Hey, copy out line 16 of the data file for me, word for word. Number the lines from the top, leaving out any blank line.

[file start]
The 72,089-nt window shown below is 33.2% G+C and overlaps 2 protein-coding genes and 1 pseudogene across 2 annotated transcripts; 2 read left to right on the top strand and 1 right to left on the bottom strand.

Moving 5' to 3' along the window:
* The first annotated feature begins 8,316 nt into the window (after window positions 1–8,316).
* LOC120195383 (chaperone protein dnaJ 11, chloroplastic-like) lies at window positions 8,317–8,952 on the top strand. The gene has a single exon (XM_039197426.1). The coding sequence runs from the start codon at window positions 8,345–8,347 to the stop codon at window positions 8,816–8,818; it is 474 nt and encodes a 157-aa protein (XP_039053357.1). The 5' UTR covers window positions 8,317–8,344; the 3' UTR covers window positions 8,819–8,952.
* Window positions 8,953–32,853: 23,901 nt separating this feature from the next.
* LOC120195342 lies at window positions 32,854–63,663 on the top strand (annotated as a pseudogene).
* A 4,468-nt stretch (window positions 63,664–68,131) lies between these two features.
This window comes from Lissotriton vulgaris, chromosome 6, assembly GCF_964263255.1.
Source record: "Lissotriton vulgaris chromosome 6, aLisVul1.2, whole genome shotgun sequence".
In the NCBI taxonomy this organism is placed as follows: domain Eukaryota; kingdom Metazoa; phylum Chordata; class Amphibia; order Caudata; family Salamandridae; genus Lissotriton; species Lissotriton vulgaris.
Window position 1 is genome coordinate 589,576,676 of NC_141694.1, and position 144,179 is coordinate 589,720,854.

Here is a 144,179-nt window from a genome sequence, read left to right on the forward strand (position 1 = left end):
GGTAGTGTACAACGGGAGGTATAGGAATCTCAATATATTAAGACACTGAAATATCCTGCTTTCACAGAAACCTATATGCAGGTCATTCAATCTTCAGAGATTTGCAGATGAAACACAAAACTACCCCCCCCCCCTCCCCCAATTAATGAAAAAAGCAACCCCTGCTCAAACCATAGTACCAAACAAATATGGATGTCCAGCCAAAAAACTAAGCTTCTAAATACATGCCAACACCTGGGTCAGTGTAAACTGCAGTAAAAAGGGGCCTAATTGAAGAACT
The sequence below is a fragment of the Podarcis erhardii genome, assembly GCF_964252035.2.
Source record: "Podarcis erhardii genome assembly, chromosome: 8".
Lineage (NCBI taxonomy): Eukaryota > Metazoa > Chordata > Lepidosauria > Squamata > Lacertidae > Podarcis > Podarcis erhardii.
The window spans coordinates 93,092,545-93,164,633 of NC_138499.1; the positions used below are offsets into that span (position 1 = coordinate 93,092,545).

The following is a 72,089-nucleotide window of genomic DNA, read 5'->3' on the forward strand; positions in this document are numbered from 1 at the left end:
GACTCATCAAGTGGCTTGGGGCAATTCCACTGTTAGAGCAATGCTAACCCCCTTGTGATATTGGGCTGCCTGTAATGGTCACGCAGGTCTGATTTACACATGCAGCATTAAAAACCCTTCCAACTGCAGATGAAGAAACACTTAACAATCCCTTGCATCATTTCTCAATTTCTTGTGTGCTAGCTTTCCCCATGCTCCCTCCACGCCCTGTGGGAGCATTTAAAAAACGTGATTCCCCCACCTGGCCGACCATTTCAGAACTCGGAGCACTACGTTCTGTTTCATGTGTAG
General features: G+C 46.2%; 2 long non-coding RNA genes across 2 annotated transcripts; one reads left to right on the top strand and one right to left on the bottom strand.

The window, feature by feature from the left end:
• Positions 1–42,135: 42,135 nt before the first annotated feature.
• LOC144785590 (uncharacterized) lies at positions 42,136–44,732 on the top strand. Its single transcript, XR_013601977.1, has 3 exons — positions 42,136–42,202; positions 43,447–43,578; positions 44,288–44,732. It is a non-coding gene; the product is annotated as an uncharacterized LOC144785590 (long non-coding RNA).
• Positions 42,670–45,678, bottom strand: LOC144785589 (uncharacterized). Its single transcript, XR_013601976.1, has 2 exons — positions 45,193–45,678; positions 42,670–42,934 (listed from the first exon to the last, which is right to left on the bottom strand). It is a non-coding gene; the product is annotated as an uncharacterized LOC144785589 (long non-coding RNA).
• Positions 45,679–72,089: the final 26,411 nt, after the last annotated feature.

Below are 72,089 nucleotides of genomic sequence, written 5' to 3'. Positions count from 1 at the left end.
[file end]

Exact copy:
Lineage (NCBI taxonomy): Eukaryota > Metazoa > Chordata > Lepidosauria > Squamata > Lacertidae > Podarcis > Podarcis erhardii.